Rehabilitation is getting some attention, but progress is slow and a shift in focus towards quailty of life for the claimant is needed, says Lord Hunt
Doctors often use abbreviations in medical records, including one that should be welcome to any injured person, FTW, or "Fit to work".
Working improves long term physical, mental and economic health and removes substantial burdens on both the health service and benefits budgets. But focusing on return to work misses the true value of a full functional recovery from injury, because those who recover completely can lead full and active lives, the loss of which can never be properly measured in compensation.
These concepts have become familiar recently in the "rehabilitation" debate, but does this label sufficiently convey the positive benefits that we are seeking to achieve?
Rehabilitation was first discussed in the context of catastrophic injuries, but over the last few years the focus has moved on to lesser injuries that prevent people returning to work, many of them musculo-skeletal in origin. Despite work by many key bodies, including the British Society of Rehabilitation Medicine, to make rehabilitation an automatic consideration, progress has been slow. But why has it been slow, when there are potential benefits for everyone and, unlike most good ideas, there is already money in the system that could deliver it?
The biggest single distorting factor is our tort-based compensation system, which ensures that the greatest financial rewards go to those who are least successful in recovering from injury.
It is frequently damages for future loss of earnings that distinguish claims for traumatic injury settling for under £25,000 from those attracting awards of £100,000 or more.
Moreover, apart from this direct cost, which feeds back into the economy through insurance premiums, a complicated web of systems for recovering all or part of the state's expenditure on benefits and healthcare has developed.
Of course, if there was nothing that could be done about the extent of a patient's recovery, this approach would be exactly right. The worst injured should be the best compensated because their needs are greater. However, today's modern, effective rehabilitation techniques mean that most recoveries can be significantly enhanced by early intervention.
So what stands in the way of reorganising the system so that funds are channelled into the health service to permit it to perform its original function. That function is restoring people to fitness for work and play, instead of providing long-term care for those unfortunate enough to have nobody to blame for their injuries?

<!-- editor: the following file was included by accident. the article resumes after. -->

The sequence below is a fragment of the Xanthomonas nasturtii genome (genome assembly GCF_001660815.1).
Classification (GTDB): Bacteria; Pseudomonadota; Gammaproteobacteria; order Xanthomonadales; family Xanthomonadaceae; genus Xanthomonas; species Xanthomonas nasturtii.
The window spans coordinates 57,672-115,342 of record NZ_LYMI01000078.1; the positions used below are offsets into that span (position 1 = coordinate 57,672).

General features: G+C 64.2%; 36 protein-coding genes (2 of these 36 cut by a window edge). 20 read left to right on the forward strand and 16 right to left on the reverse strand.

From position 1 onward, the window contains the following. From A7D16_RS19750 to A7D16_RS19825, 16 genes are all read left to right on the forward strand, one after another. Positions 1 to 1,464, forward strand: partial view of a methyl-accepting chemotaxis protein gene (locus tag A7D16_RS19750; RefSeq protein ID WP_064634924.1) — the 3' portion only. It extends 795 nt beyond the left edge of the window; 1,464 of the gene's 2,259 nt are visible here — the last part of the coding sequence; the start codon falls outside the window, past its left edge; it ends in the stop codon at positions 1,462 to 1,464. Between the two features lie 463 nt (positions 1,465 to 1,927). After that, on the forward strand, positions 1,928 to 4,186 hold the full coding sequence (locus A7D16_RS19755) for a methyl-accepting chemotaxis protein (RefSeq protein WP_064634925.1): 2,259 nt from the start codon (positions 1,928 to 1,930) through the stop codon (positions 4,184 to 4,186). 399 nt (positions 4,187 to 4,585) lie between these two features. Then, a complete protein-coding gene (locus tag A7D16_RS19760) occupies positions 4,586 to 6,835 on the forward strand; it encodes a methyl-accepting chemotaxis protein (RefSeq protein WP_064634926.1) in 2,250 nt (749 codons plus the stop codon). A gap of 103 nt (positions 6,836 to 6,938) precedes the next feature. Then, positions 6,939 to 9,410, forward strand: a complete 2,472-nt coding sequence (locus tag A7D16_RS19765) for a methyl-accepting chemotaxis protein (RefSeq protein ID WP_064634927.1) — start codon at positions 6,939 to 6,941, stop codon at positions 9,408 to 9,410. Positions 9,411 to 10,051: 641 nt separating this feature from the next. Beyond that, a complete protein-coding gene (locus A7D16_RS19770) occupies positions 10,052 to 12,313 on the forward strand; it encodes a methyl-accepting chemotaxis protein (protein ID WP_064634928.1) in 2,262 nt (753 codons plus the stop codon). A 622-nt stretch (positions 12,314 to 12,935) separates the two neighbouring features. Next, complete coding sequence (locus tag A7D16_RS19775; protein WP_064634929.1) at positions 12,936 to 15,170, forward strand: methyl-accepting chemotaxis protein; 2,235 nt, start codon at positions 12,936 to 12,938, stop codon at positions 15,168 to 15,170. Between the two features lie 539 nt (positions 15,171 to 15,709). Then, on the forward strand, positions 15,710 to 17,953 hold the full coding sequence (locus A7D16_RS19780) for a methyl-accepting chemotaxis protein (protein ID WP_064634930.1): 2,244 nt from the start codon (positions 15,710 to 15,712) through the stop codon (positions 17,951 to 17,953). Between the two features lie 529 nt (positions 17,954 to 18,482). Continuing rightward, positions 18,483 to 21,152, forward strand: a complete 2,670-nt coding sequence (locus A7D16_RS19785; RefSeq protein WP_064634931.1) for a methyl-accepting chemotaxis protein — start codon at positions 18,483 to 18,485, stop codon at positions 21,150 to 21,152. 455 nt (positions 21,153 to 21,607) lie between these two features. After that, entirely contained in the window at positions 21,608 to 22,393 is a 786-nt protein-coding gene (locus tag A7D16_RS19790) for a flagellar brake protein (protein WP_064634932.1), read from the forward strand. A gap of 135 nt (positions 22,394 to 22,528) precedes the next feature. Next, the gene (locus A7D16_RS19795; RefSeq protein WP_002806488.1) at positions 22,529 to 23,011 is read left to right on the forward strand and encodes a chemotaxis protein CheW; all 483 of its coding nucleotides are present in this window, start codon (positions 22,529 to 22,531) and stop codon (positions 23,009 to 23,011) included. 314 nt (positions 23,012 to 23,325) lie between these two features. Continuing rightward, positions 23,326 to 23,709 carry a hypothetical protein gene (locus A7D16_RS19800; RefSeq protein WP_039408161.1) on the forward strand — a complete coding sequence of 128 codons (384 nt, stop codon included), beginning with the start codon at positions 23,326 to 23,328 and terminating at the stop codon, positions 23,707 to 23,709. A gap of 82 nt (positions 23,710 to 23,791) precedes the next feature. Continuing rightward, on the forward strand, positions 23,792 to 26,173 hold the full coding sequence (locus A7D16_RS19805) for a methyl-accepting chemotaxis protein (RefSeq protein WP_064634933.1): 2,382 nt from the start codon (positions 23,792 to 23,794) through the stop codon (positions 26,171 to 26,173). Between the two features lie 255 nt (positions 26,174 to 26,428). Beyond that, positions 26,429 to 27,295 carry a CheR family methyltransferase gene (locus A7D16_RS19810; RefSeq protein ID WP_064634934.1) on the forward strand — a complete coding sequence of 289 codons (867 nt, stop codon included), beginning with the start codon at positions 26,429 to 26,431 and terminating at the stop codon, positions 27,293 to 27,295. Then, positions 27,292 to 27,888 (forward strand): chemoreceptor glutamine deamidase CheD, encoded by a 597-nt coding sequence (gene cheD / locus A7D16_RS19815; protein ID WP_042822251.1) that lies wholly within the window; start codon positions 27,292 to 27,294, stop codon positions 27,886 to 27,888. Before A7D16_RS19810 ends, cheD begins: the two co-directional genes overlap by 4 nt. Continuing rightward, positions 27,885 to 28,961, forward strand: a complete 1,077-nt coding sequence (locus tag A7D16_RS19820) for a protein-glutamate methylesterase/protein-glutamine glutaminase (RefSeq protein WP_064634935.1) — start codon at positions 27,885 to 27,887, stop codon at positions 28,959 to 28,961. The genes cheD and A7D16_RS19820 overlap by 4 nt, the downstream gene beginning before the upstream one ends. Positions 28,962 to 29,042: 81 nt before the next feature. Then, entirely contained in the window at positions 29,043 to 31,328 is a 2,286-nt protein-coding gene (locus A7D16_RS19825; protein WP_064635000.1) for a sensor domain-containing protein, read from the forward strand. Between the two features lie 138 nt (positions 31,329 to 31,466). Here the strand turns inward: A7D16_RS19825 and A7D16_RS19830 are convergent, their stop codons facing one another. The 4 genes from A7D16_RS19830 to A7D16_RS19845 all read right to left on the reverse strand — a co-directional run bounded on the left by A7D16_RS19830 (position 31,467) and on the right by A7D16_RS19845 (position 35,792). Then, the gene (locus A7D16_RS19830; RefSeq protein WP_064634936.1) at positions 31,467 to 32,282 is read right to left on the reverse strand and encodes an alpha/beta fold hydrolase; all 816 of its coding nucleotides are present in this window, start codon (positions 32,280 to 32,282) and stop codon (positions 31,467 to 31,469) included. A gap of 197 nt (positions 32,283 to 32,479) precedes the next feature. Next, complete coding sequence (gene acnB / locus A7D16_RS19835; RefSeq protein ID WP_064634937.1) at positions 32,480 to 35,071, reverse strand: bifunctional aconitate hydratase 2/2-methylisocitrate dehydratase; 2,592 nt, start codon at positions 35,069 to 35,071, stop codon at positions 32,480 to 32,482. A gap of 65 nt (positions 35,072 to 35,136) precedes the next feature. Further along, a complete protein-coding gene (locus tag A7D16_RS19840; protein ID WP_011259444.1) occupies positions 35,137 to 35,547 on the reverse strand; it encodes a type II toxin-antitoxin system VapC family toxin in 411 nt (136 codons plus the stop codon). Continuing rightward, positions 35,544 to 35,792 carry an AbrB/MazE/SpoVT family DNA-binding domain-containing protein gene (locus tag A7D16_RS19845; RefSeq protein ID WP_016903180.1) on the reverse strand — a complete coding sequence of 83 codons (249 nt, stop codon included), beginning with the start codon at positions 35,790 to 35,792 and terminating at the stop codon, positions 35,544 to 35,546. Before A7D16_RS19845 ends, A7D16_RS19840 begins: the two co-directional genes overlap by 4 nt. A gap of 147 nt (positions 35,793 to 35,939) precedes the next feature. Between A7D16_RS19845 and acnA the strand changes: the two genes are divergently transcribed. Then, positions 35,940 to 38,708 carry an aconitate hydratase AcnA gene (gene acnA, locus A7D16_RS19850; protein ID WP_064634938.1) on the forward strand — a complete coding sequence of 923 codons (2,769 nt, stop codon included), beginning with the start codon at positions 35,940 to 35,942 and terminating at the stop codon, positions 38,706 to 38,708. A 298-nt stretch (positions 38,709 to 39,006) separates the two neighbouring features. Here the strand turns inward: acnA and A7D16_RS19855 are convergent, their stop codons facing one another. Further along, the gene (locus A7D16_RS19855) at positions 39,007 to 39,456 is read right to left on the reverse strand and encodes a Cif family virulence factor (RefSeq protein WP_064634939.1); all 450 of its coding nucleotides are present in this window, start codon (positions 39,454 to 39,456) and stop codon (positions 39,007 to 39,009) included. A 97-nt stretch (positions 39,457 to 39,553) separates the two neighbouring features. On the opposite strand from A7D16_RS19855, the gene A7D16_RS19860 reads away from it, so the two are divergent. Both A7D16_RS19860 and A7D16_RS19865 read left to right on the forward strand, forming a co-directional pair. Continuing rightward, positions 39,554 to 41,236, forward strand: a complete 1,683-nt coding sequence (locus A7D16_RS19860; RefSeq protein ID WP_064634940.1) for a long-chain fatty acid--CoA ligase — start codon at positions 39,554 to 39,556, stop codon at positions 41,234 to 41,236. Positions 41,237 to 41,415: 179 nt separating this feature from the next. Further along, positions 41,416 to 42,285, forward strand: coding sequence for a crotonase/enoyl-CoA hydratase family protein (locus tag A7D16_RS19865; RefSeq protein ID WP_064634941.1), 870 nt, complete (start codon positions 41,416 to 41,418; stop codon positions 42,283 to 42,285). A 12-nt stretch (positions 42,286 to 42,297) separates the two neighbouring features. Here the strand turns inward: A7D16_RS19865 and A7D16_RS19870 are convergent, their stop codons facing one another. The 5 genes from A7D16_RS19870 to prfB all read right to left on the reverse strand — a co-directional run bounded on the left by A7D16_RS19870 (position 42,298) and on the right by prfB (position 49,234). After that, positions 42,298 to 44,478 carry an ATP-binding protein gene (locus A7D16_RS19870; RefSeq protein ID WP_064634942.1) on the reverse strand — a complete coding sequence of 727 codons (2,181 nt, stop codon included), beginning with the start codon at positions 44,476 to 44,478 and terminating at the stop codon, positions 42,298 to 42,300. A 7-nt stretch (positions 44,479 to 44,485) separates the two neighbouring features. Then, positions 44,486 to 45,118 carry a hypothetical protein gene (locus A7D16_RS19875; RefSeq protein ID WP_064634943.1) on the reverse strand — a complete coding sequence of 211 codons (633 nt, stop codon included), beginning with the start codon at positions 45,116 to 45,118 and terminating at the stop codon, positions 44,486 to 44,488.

There are many potential answers to that question and they vary according to one's perspective on the present system. The Civil Justice Council has intervened to bring together all those with an interest in the question. And there have already been meetings at which the focus was firmly on functional, rather than financial, outcomes for injured people.
Some important concepts are already emerging. Education about the value of rehabilitation is greatly needed. Individuals need to understand why it is right for them, and professionals in the field must be able to describe the benefits convincingly and then deliver them.
Equally importantly, corporations, public bodies and others who interact with employees and the public must not see rehabilitation as the complete answer. They must work safely and successfully to prevent accidents happening in the first place.
Beachcroft Wansbroughs is holding a workshop on 23 April to highlight the benefits of this change of focus. Delegates from insurers and the NHS will hear from Tony Redmond, a professor of emergency medicine, about his successes with early assessment techniques.
Perhaps during this debate we will hit upon a better word to describe what we want to achieve, one that sums up the benefit for society and the individuals within it when we are fit to work and fit for life.